Celtic 8

Fk Sudova 1

Scorers: Celtic - Larsson (16, 24, 29), Petrov (27), Sutton (35), Lambert (50), Hartson (72), Valgaeren (82);

FK Sudova - Radinevicius (90)

YOU could say it was Bhoys against boys, a contest that was the mismatch of this or any other season. Still, this being a week when our other European candidates found victory beyond them, we should be grateful for small mercies. If only Celtic could have lent the others a score or two.

Even better, would that they could have loaned out Henrik Larsson. The Swedish striker was in simply scintillating form, leaving aside his goals. His movement, control, and positional sense were of a very high class and all of these attributes are special, no matter the opposition.

As it was, he was up against a Lithuanian defence who perhaps had never been faced with such virtuosity. Trouble was they

tended to admire it, rather than try to thwart it.

Henrik, who had been enduring what had been called a scoring crisis, did manage, therefore, to come up with a rather emphatic response. In fact, his hat trick hoisted him level with Ally McCoist's 21-goal European record total.

He had collected all of them inside half an hour, by which time Celtic were four up, Stilian Petrov having scored a goal-of-the-season contender. Larsson was substituted after an hour and will need to wait a wee while to set a new record, probably in a fortnight if the Lithuanians turn up for the second leg.

When Chris Sutton made it five before the interval, the 36,824 on site were beginning to wonder if a result comparable with the club's record European total, 9-0 over Kokkola in 1970, was to be achieved. They came very close and could easily have notched double figures but, hey, in times like these, let's not be greedy. But it would also be foolish to get cocky about a win over a part-time side who really were well out of their depth.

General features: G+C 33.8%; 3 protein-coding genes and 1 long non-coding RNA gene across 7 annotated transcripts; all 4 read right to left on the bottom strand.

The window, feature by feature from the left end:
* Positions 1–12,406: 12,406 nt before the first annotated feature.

Still, as manager Martin O'Neill said, a win of this dimension is bound to have lifted confidence at Parkhead where the side has been short of top form to date this season.

They won't meet a team as weak as Suduva again, not even in our much maligned Premierleague, of course, but they will surely be able to rest key players in the second leg which precedes the first Old Firm game of the season. Larsson, with the record in sight, probably won't be one of them.

The fates being the way they are, the talk of a Henrik scoring crisis inevitably meant he would pop the ball into the net early on. Which he did, not to the surprise of those cautious folk, the bookmakers, who had made him a mere 2-1 against to open the scoring.

Even by then, the 16th minute, it had been very much shooting-in for the home side as the Lithuanians pursued a strategy perhaps not dissimilar to that of the Alamo defenders. They were to suffer the wrath of Henrik, not to mention a few others.

As the waves of Celtic attacks continued to roll over Suduva's 18-yard line, it became very clear that damage limitation was the name of the game for the visitors. In fact, Celtic could have been two or three in front before the bold Henrik made the first strike.